Chevy Colorado 2.8 turbo diesel - Fiberglass RV



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Old 03-07-2019, 07:26 PM   #1
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Name: Henry
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Chevy Colorado 2.8 turbo diesel

Anybody towing a 6 to 7K lbs trailer with a Duramax 2.8 turbo diesel? Any problems or issues going through the Rocky Mts? If you have a 4x4 what is your payload capacity?
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Old 03-08-2019, 11:23 PM   #2
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Are you looking at pulling your new Bigfoot 25B25RQ with the Colorado/Canyon?

My 2017 Colorado (crew cab Z71 4x4 Duramax) has a tow rating of 7600lbs. (The 2wd has a tow rating of 7,700lbs.) My plan is to tow a Bigfoot 25B21RB (440lbs Hitch weight, 4,308lbs dry weight) with it so I am interested in anyone else's comments here. I've seen people on the Chevy forums who say they tow more than 8,000lbs but I've seen others who say you shouldn't pull anything more than 75% of the max which would be 5,700lbs. But, it's the internet and everyone has an opinion on something here.



According to this page: https://www.chevrolet.com/content/da...ring-guide.pdf tongue weight should be 10%-15% up to 770lbs. According to the sticker on the door of my truck, the max carrying capacity (cargo and passengers) is 1,375lbs. Your 25B25RB has a hitch weight of 610 with a dry weight of 4,863. If we keep the trailers below the max weight of 7500, we both SHOULD be ok. I'm probably going to look into a weight distribution hitch with anti sway. Also this is what the page says about trailer weight ratings:: TRAILER WEIGHT RATING This rating is determined by subtracting the tow vehicle’s weight (curb weight) from the Gross Combination Weight Rating (GCWR). Base vehicle (curb) weight plus 150 lbs. each for the driver and a front passenger is used, so additional passengers, equipment and cargo weight reduce this rating.



Uh 150lbs per passenger? Haven't been that weight since 1990. Guess I need to go on a diet before I get my trailer. Only 75lbs to lose.



Keep in mind the Colorado is only 83" (6.9") wide and these trailers are 8'4" wide so the trailer will be much wider than the trucks. The factory mirrors are not really towing mirrors. You will probably want to get some real towing mirrors installed. I will be looking into it.



Good luck and hopefully someone else on here has some good info.


Regards,
Jon
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Old 03-09-2019, 10:52 PM   #3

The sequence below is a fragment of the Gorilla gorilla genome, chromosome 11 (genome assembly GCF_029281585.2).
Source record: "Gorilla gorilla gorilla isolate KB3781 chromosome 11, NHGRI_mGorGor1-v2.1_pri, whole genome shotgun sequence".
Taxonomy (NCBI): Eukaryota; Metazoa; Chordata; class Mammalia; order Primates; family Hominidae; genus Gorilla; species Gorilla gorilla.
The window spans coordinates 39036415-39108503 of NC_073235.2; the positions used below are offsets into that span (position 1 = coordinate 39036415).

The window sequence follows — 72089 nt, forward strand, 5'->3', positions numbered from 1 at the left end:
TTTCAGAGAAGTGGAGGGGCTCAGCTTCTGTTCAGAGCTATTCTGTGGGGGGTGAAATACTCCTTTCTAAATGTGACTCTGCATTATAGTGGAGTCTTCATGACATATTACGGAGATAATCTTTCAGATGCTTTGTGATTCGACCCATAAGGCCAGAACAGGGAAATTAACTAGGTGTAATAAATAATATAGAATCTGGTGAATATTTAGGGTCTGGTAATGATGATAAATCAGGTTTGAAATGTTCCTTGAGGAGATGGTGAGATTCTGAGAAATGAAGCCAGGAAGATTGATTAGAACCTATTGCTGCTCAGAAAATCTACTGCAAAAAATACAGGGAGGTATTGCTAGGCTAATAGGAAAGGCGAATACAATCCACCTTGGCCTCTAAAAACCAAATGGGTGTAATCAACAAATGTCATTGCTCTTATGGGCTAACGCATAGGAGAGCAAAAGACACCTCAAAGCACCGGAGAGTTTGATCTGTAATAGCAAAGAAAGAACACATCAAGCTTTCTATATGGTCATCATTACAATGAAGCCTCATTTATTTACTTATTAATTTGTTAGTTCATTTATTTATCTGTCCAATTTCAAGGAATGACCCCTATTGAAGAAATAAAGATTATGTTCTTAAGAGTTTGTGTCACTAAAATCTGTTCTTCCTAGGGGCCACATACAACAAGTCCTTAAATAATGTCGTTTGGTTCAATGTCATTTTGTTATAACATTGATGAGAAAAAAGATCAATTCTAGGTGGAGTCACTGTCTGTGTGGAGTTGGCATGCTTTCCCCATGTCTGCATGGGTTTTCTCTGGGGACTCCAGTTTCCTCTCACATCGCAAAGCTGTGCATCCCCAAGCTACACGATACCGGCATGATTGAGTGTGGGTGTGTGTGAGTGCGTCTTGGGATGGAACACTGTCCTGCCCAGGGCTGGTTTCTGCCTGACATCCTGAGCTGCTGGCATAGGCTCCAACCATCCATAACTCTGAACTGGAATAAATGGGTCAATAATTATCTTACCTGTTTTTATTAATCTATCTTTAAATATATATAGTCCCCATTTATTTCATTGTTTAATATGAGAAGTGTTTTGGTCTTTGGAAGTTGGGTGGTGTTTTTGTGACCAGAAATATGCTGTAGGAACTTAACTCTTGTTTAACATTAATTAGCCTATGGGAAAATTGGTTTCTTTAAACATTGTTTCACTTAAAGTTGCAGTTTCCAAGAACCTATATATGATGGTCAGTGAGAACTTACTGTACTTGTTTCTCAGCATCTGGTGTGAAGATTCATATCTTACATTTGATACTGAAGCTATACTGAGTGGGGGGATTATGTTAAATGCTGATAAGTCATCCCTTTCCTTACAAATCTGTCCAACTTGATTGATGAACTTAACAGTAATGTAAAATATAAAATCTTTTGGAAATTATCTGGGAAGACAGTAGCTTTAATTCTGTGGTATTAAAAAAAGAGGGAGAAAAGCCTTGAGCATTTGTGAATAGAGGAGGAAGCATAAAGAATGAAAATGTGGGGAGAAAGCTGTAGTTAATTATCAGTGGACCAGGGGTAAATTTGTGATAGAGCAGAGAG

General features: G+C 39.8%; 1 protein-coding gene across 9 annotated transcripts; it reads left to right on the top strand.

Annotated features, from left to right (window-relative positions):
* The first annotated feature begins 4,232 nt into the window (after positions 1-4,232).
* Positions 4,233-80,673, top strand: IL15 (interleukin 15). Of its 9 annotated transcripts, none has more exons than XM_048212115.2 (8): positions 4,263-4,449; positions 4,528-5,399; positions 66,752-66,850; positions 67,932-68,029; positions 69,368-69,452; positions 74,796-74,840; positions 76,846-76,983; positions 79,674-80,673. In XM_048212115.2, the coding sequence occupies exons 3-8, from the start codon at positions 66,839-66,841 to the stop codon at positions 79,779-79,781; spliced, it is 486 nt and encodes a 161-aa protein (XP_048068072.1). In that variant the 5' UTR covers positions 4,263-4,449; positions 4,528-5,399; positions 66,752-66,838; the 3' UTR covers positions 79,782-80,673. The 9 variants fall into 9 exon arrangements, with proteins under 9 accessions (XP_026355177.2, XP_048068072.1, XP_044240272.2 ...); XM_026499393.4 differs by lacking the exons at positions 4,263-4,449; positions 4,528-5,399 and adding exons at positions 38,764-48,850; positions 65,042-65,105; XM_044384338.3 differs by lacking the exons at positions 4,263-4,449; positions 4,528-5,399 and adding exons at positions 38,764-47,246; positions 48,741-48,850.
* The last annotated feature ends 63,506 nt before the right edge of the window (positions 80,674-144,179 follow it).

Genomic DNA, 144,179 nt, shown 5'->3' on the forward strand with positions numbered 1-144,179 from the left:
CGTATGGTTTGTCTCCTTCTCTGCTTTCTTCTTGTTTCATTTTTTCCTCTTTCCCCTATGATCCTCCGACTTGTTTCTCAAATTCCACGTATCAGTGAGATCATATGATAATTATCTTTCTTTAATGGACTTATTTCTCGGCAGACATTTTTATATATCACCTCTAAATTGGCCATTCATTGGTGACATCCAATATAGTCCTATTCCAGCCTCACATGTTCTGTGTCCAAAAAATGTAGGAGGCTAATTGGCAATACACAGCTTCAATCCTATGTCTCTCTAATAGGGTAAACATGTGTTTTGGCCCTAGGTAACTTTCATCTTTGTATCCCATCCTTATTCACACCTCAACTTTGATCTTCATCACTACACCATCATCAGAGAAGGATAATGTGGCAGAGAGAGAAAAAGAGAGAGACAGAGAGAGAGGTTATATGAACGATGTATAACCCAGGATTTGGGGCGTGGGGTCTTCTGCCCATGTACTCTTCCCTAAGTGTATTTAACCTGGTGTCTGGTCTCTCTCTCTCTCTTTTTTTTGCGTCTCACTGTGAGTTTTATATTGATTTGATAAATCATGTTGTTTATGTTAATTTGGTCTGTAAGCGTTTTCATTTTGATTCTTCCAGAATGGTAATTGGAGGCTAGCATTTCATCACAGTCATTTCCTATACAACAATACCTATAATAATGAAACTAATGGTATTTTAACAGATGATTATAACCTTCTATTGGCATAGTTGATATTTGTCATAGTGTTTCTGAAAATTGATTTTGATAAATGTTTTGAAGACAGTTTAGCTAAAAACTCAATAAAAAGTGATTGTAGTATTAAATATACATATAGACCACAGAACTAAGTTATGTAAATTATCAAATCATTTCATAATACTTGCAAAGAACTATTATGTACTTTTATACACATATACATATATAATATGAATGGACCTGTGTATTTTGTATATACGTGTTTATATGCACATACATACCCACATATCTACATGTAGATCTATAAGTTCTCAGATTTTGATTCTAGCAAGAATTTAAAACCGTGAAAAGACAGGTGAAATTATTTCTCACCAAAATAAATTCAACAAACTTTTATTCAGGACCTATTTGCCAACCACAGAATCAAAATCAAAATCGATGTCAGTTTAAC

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Thumbs up towing

We easily tow our 2018 Casita Independence Dlx 17' w our 4L V6 Frontier dbl cab truck.rated at around 7000 lbs, I think
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Old 03-10-2019, 05:42 AM   #4
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I have been towing my 17' Casita SD with my 2011 Tundra 4x4 5.7L six speed with tow package. Because it is a 4x4 the tow capacity is reduced to 7800 lbs (down from about 10K) and a payload capacity of 1337 lbs. I have a Leer fiberglass shell and a bed slide with further reduces my PC substantially. It is then reduced by the 435 lb tongue weight (measured on my Shoreline scale) of the Casita. So to rephrase, I have almost no payload capacity left.

I just bought a Big Foot 25R25RQ. The tongue weight empty is listed as 610 lbs. This is for the 25'6" BF. Mine has the extended frame for the fiberglass storage truck in front, so it must be quite a bit heavier. I will weight it asap. I believe the tongue weight will be between 900 lbs or possibly 1100 lbs wen loaded. I expect the total weight to approach GVWr of 7500 lbs. I may be able to keep the weight down by carrying only half the fresh water capacity, so hopefully I won't hit the 7K, but until we load it I won't really know.

So basically with the Tundra I am technically maxed out. I may have to go to a true 3/4 ton or even a 1 ton.
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Old 03-10-2019, 05:47 AM   #5
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Frederick I also have a 17' Casita SD. I have towed it about 30K+ miles. The Tundra does well, but I have hit some grades in the Rockies and the Appalachians that were a bit worrisome going downhill. I drop lower gears, but I just don't like using my brakes as much as I do. The Colorado has an exhaust brake, I 'm just not sure how effective it is with a trailer in the 7k range, considering the size of the engine.